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Support the Dominion
By Wadner Pierre-www.haitianalysis.com
In 2006 two struggles were going on in two different Catholic churches and in two different countries. At Saint Claire’s Parish, Tiplas Kazo, Delmas 33 (one part of Delmas County), Haitian parishioners, students, and community leaders stood up against the decision of the Archdiocese of Port-Au-Port to remove the late activist priest, Gerard Jean-Juste, who had been serving this parish for ten years. Simultaneously at Saint Augustine Church, in Tremé, New Orleans, a similar struggle was taking place. Students of different beliefs and backgrounds, civil right’s movement leaders and community leaders stood up against the unjustified decision of the New Orleans Archdiocese, to remove the elderly African-American priest, Father Jerome Ledoux, from the oldest African-American Catholic church in the United States. To explain the meaning of the people’s struggle at Saint Augustine Church, it is important to understand the history of this church and why it is so important for the African-American Catholic community to keep this church from closing after Hurricane Katrina.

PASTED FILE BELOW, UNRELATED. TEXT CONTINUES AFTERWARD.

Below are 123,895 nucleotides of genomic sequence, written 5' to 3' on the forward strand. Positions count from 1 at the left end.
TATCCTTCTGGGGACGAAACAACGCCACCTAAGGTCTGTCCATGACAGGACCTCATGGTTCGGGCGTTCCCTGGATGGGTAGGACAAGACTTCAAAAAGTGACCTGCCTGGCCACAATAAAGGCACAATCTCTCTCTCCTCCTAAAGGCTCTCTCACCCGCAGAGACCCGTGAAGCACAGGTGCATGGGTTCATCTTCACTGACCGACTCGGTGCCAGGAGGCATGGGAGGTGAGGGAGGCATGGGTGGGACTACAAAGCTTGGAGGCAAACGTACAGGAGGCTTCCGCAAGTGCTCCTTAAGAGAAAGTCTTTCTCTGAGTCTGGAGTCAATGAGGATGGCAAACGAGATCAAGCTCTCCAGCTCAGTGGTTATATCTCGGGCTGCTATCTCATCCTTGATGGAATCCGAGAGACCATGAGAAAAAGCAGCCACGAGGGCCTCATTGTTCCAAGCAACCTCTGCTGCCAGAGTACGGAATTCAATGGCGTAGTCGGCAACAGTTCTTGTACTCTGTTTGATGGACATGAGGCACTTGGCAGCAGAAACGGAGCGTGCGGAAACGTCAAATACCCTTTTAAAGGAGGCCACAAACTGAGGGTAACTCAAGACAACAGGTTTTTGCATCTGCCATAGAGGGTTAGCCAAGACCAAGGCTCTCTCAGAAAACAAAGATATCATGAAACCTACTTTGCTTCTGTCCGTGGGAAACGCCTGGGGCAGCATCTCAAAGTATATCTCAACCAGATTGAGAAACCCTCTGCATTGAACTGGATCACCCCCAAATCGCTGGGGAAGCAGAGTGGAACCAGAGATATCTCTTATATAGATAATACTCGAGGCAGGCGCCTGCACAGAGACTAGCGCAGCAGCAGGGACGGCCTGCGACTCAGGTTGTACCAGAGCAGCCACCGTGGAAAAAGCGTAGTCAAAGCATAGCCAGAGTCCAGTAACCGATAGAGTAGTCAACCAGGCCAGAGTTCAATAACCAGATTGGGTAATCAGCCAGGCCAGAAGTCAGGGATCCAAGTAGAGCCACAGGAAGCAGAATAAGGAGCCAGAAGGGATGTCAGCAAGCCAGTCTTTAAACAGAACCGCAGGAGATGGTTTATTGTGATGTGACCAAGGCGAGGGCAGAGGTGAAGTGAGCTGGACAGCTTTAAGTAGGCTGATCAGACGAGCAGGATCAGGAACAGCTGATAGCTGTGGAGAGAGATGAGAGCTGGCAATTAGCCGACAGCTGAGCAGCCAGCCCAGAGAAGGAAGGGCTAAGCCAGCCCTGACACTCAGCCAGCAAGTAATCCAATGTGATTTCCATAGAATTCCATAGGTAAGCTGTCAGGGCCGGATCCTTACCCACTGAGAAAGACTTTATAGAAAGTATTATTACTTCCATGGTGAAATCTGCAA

The History of Saint Augustine Church
A Place at the Table?
The Great Bear Rainforest and ForestEthics
from "Offsetting Resistance: The effects of foundation funding from the Great Bear Rainforest to the Athabasca River", a special report by Dru Oja Jay and Macdonald Stainsby.
Released September, 2009.
Nuxalk Nation hereditary chief Qwatsinas (Ed Moody) explains that logging was causing concerns for his people on the Central BC Coast around Bella Coola, and that resistance began because “In the boom of the 1960’s and 1970’s, a rush [for logging companies] to get all the timber they could” was already underway. In response, “There was action with the hereditary chiefs and the elder people, and eventually the band council.” In 1994, the Nuxalk Nation invited Environmental Non- Governmental Organizations (ENGOs) large and small into their territory to see large scale clearcut logging then well underway.
“We sat down and discussed the pros and cons of any kind of relationship, and we set up a protocol and signed a protocol agreement.” The alliance with Greenpeace and smaller ENGOs Forest Action Network, People’s Action for Threatened Habitat and Bear Watch, says Qwatsinas, “started out really basic. The key people signed the agreements and we had our goals and our objectives and what we want to do to protect the environment.”